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    An estimation by IPPR thinktank shows 2 million people aged over 65 in the UK will lack informal care from adult offspring by 2030.

    It is predicted that within four years 800,000 people may be in need of care with 20,000 having no family to care for them. By 2030 there will be 2 million people aged over 65 without adult children to look after them which has increased from 1.2m in 20102.

    The report suggests that by 2030 230,000 older people in England who need over 20 hours of care a week will be left without any family able to assist them. It also suggests that the number of people aged 65 and over without children to care for them will double by the end of the next decade, reports the Guardian.

    It is also suggested within the reports that older people will be under pressure to act as providers of care to their spouses and partners, with some analysis suggesting that care will have to be increased by 90% over the next fifteen years.

    Clare McNeil, the report’s author, says: “The supply of unpaid care to older people with support needs by their adult children will not keep pace with future demand. Thousands of people in their 60s and 70s today could be left to cope on their own when they need care in the future, with overstretched services unable to make up the shortfall. Britain needs to build new community institutions capable of sustaining us through the changes ahead and to adapt the social structures already in place, such as family and care, public services, the workplace and neighbourhoods.”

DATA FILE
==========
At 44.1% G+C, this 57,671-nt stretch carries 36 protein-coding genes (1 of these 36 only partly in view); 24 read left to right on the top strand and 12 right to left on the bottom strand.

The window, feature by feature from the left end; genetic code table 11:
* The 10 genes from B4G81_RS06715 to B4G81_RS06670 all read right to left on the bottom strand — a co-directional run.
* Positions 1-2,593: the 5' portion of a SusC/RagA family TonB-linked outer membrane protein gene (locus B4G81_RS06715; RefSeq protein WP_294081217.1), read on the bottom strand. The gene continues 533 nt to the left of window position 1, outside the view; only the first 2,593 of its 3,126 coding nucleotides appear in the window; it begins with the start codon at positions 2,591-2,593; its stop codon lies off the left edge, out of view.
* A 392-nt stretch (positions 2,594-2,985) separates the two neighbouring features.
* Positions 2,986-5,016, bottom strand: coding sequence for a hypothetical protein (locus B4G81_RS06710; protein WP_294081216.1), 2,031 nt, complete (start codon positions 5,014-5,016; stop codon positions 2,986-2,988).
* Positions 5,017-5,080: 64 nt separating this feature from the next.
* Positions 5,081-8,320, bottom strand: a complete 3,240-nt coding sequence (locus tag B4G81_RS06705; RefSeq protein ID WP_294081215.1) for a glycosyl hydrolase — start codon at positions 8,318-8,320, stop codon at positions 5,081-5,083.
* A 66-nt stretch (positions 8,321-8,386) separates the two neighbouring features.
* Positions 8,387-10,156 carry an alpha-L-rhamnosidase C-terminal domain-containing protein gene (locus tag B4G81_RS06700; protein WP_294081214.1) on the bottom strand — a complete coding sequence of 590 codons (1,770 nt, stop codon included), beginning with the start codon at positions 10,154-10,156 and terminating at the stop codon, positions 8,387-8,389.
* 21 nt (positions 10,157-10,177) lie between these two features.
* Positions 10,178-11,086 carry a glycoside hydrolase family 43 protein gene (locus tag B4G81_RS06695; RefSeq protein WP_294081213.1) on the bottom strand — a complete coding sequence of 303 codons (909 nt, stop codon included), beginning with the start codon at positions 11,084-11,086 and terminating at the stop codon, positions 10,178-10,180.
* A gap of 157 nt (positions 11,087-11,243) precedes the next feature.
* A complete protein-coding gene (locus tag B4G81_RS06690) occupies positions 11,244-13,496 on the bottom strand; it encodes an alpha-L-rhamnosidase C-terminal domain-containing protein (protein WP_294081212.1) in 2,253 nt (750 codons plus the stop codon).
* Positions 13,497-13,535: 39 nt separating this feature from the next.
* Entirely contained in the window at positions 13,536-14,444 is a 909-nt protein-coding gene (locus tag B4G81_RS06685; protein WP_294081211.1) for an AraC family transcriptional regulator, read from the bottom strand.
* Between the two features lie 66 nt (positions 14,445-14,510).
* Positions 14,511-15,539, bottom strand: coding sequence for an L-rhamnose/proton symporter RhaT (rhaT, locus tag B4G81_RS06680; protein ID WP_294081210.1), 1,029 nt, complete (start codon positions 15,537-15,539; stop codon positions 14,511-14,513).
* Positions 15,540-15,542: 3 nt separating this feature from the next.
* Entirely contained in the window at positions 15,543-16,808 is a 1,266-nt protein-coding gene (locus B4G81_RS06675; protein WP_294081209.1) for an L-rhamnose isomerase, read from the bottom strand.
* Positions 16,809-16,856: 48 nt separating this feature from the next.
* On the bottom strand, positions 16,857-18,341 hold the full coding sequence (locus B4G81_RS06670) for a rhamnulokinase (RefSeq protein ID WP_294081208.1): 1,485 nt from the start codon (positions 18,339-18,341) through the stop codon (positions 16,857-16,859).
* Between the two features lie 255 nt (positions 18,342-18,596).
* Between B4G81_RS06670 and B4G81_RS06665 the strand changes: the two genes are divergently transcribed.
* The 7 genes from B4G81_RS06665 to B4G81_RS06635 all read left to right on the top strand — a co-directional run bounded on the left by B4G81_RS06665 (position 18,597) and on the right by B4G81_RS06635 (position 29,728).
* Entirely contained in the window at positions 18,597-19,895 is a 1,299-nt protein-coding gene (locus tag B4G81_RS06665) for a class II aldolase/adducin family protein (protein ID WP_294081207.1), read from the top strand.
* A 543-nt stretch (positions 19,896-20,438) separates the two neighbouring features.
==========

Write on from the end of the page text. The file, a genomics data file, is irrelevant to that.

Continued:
The BBC says the report suggests:

    •         widen the use of “neighbourhood networks”, highlighting those run in Leeds by older people and offering activities to reduce social isolation as well as providing care and support

    •         invest in strengthening community groups in areas with the “weakest record for community-based care”

    •         follow international examples, highlighting initiatives in Germany, Australia and Japan’s 10-year nationwide campaign “to train one million dementia supporters”

    •         house public services for different age groups, such as childcare and care for the elderly, together in the same buildings as is done in Germany

    •         strengthen employment rights for carers

    What do you think of this? Tweet us your comments @suppsolutions

    April 24, 2014 by Laura Matthews Categories: Older People

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